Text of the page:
We have taken care in the GroupLens system to make entry of ratings as easy aspossible. We have modified three news clients, Emacs Gnus and NN for UNIX machines andNewsWatcher for Macintoshes. In each case, entry of a
Figure 3. Reading an article with the modified NewsWatcher client. The user can clickon one of the five ratings buttons with the mouse, or type a number from 1 to 5 on thekeyboard.
rating fits into the overall paradigm of the news client. For example, in the modifiedNewsWatcher, the numbers 1 to 5 appear as selectable buttons any time a user reads anarticle (Figure 3), and the user can also type a number as a keyboard shortcut for thosebuttons. In Gnus, no buttons are displayed, but readers still type the ratings directly.With NN, readers first type the letter `v' (to enter into "rating mode") andthen the rating.
The GroupLens architecture requires only that ratings be reported on a 1 to 5 scale,not that they be displayed by news clients on that scale. To make the rating scale easyfor students to understand, the NN and Gnus clients accept letter grades rather thannumbers. When reporting the ratings to the Better Bit Bureau, they translate `a' to 5, `b'to 4 and so on. Other news clients could allow more gradations of ratings (e.g., 1 to 100)and report them as fractions between 1 and 5.
GroupLens does not interfere with the Usenet propagation scheme at all. On thecontrary, it relies upon it heavily. The Better Bit Bureau packages one or more ratingsinto a news article, following the format in Figure 4, and posts it to a news server. Thisallows GroupLens to take advantage of the Usenet propagation scheme. Over the years Usenethas demonstrated its ability to propagate articles to every other Usenet site, even as thenumber of news servers has grown dramatically. Rating servers could exchange ratingsdirectly, through internet or UUCP links, but they would have to reimplement many of thepropagation features already found in Usenet.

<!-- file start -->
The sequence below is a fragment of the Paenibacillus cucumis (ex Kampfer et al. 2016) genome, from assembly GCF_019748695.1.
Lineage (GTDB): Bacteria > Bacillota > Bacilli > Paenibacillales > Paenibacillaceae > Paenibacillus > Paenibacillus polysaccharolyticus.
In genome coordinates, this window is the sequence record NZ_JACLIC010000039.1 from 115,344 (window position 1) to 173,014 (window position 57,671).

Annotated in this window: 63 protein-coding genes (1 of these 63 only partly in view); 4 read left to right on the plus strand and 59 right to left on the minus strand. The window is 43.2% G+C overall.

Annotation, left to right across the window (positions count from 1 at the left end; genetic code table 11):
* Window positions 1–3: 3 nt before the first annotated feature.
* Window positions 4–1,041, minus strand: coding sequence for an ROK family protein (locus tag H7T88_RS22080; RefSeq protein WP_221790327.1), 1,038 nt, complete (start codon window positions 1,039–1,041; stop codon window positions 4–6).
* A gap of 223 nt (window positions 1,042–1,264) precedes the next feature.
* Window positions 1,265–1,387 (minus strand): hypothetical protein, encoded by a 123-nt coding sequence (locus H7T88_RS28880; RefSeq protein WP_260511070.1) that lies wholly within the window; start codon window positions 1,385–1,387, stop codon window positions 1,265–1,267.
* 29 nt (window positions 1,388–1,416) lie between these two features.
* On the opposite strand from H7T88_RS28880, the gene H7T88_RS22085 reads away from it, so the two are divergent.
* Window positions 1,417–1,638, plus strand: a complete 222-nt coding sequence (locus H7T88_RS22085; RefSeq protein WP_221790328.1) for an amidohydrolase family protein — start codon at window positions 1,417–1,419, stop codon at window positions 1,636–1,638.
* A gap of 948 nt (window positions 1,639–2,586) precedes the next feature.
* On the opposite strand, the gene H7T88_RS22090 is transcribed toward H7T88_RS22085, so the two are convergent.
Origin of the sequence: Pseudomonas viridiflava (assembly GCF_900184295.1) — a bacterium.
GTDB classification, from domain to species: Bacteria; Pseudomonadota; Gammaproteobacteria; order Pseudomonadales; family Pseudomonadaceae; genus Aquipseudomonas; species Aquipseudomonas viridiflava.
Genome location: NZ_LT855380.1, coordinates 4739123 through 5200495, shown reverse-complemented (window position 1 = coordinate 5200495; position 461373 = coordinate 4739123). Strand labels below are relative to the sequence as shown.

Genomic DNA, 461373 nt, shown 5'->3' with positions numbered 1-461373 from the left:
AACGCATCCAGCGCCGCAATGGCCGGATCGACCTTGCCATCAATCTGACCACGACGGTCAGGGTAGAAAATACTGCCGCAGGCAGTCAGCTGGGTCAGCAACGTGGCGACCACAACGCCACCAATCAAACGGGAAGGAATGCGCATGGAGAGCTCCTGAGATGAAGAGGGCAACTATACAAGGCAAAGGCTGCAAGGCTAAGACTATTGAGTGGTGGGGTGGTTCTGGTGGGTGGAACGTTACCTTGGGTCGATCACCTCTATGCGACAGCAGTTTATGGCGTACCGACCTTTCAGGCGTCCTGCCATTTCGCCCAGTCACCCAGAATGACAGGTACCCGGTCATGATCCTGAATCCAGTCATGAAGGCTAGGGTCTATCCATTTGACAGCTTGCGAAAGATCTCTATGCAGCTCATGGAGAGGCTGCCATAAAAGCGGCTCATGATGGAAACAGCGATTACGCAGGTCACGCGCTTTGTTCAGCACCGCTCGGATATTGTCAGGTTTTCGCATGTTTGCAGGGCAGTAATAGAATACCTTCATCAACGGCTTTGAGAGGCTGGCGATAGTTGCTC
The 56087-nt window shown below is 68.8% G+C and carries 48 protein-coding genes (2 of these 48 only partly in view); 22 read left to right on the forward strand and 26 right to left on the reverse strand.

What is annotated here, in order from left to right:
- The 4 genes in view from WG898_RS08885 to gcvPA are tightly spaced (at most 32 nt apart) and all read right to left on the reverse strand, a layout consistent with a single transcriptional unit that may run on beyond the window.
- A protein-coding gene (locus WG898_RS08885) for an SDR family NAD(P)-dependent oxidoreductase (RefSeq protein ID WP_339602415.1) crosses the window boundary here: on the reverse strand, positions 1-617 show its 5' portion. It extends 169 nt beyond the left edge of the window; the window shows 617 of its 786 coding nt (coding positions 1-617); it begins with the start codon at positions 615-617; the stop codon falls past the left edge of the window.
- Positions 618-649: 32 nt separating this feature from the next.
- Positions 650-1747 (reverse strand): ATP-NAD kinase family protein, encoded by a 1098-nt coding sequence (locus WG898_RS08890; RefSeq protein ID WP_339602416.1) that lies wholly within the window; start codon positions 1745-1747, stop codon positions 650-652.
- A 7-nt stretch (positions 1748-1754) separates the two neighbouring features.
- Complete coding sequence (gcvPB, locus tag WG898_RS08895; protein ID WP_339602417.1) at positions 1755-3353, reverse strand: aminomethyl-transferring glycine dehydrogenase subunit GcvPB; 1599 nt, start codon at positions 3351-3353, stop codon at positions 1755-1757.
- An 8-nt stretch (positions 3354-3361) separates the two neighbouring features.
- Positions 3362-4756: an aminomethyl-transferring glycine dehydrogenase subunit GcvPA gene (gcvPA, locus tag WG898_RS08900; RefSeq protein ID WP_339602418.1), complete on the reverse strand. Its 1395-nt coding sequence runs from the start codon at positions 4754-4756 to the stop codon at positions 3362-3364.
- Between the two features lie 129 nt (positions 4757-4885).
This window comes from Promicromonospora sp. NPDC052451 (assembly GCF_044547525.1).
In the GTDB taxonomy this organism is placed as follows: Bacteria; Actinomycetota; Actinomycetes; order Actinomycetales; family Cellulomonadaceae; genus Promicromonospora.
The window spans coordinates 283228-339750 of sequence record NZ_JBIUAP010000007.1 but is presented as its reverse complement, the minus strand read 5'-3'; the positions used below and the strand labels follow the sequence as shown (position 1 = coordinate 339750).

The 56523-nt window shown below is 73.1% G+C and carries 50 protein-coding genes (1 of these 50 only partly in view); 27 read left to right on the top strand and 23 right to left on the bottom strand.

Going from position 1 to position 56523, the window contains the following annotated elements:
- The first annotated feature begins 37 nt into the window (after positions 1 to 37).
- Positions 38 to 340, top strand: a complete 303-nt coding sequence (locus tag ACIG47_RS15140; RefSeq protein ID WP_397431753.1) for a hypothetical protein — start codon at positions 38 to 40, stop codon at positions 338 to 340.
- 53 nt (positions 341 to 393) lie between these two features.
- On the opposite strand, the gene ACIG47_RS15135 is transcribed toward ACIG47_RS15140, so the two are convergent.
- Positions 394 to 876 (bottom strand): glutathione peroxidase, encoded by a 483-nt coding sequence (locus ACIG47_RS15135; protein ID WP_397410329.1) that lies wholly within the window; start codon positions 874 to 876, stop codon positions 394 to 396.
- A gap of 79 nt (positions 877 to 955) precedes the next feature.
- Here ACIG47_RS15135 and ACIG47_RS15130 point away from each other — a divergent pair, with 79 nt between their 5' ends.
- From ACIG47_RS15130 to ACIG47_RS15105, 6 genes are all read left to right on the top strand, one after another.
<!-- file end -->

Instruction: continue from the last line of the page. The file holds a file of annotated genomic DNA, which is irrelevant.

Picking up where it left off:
The message format we have defined allows several ratings to be batched in a singlearticle. Each rating is just one line of text, while each Usenet netnews article requiresseveral lines of headers. Thus, packaging several ratings in one article can save aconsiderable amount of overhead. Our Better Bit Bureaus (BBBs) batch at the session level(i.e., all ratings entered by a user during a reading session go into one ratingsarticle). Other batching policies, such as all ratings from a site over the last hour,could be implemented.
Ratings are posted in newsgroups dedicated solely to ratings articles. One naturalconfiguration is to set up a parallel "ratings transport" newsgroup for each"normal" Usenet group. One deficiency of this approach is that if a ratingarticle contains several ratings, it may have to be cross-posted to many ratingsnewsgroups. Another deficiency is that it requires news servers to carry a large number ofnew newsgroups devoted solely to ratings, which may increase administrative overhead.Currently, our BBBs post all ratings in a single newsgroup.
To facilitate the initial spread of GroupLens, users can participate even if theirlocal news servers do not carry the ratings newsgroup and even if their local siteadministrators have not set up Better Bit Bureaus. The GroupLens architecture permits thisby allowing users to connect to a remote BBB. The left side of Figure 2 illustrates alocal BBB that posts ratings articles to the same news server that the clients connect to.The right side of Figure 2 illustrates a client connecting to a remote BBB that propagatesratings articles through a different news server.